The Friday before the Socorro County Fair 13-year-old Jacob Angel learned how to give his pig a fade, so it will look sharp before competition.
There are 88 junior livestock exhibitors signed up for the county fair, ranging in age from 5 to 19. The kids prepare for months, raising their animals and preparing them for the show.
County Extension Agent Emily Bruton showed Angel how to fade the pig’s hair shorter closer to the face, and how far down to clip the long belly hairs. Hair was cut a little shorter along the top of the pig’s back to show off its muscular top lines. The cut makes the pig look a little wider. The pig contently ate while the haircut was conducted; only growing a little reluctant near the end of the hair appointment when the long hairs on its chin needed to be trimmed. It flopped down in the dirt along the edge of its pen, as if to say, I’m done.
Belen Middle School student Rilee Chavez, 13, is preparing to show her sheep and to compete in a rifle competition at the fair. She’s diligently worked with her sheep every day since she got it in the spring, and goes to shooting practices every weekend, where she’s learned how to shoot and become versed in the ten commandments of safety.
The day before the competition Chavez washes her sheep and then walks it around the fairgrounds to get it comfortable.
“The morning before fair, I walk it around and hang out with it, so it won’t be scared or nervous,” said Chavez.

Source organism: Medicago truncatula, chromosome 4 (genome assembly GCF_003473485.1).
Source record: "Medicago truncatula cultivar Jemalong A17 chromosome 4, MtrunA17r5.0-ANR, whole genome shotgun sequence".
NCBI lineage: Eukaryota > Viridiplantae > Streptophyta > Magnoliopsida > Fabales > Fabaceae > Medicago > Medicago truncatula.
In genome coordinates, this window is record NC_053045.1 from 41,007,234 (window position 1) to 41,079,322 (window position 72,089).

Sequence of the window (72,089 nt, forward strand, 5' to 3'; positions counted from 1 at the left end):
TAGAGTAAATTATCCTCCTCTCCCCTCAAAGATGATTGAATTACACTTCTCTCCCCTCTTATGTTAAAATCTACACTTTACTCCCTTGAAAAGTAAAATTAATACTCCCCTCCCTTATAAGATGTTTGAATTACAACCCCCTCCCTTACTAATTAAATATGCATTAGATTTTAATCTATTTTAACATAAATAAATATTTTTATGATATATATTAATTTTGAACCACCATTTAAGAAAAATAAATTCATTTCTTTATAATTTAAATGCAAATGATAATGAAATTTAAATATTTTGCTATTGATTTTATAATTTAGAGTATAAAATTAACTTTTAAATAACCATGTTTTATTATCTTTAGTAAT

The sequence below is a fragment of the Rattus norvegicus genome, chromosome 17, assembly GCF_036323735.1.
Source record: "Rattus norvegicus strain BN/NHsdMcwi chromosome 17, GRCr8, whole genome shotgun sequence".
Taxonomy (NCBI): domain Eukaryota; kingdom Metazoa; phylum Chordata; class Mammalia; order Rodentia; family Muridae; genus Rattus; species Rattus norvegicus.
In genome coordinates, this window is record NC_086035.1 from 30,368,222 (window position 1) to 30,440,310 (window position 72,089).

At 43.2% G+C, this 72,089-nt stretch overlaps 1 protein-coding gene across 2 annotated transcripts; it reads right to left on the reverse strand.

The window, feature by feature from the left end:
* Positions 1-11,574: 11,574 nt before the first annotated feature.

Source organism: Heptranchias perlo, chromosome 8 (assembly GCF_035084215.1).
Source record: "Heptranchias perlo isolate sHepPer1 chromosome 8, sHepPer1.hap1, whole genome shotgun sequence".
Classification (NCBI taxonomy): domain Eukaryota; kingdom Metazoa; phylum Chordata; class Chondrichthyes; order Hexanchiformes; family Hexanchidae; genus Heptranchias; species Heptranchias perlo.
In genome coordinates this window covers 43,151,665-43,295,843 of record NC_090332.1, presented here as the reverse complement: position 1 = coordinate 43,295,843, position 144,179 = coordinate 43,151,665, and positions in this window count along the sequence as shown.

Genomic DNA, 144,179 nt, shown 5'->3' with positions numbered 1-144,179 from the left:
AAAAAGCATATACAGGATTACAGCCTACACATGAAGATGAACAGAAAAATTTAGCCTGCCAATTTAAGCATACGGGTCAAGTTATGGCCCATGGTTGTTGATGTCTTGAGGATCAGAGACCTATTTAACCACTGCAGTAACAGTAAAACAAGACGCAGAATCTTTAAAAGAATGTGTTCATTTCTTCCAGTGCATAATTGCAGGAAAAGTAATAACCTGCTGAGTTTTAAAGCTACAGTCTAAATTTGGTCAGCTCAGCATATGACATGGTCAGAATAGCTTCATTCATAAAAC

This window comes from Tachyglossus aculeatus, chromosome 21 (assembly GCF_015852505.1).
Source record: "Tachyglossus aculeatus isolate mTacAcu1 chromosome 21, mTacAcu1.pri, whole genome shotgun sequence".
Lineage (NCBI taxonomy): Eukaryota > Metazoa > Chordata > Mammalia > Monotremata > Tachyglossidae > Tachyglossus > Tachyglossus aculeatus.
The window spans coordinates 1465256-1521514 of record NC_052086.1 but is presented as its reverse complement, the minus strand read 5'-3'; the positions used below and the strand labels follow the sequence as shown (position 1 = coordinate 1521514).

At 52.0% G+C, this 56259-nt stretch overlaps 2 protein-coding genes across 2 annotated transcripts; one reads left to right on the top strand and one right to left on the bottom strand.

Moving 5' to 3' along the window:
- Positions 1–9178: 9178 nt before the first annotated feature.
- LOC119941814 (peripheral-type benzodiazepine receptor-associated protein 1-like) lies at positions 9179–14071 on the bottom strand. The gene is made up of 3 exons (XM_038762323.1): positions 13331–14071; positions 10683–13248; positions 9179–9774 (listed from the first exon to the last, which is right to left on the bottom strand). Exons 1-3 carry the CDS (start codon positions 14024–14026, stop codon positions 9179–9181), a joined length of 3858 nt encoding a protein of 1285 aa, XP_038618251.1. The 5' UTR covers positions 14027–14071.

Her favorite part of the fair is knowing that all her hard work has paid off.
“I would say the most challenging part is getting to know your animal and getting them used to you,” said 12-year-old Breanne Lucero. “Because when you first get your animal they’re all afraid of stuff and they’re all edgy. Once you get to know your animal I think it gets a lot easier.”
Lucero will show two lambs, two goats, meat pen chickens and fancy chickens at the Socorro County Fair. Her day starts at five in the morning when she feeds the animals before school. After the school day, she runs her lambs, rinses them off and then practices showmanship with her goats.
Lucero does indoor exhibits too. The 12-year-old won a camera bag in a fair photography competition last year, with a shot of a chicken pin and a small nest of eggs. This year she’ll compete in Photography Two, with photos of her sister taken from different angles.
“4-H is a really cool experience for anyone who’s new to doing it. Even though there’s a lot of hard work and effort you have to put into it, it pays off in the end,” said Lucero.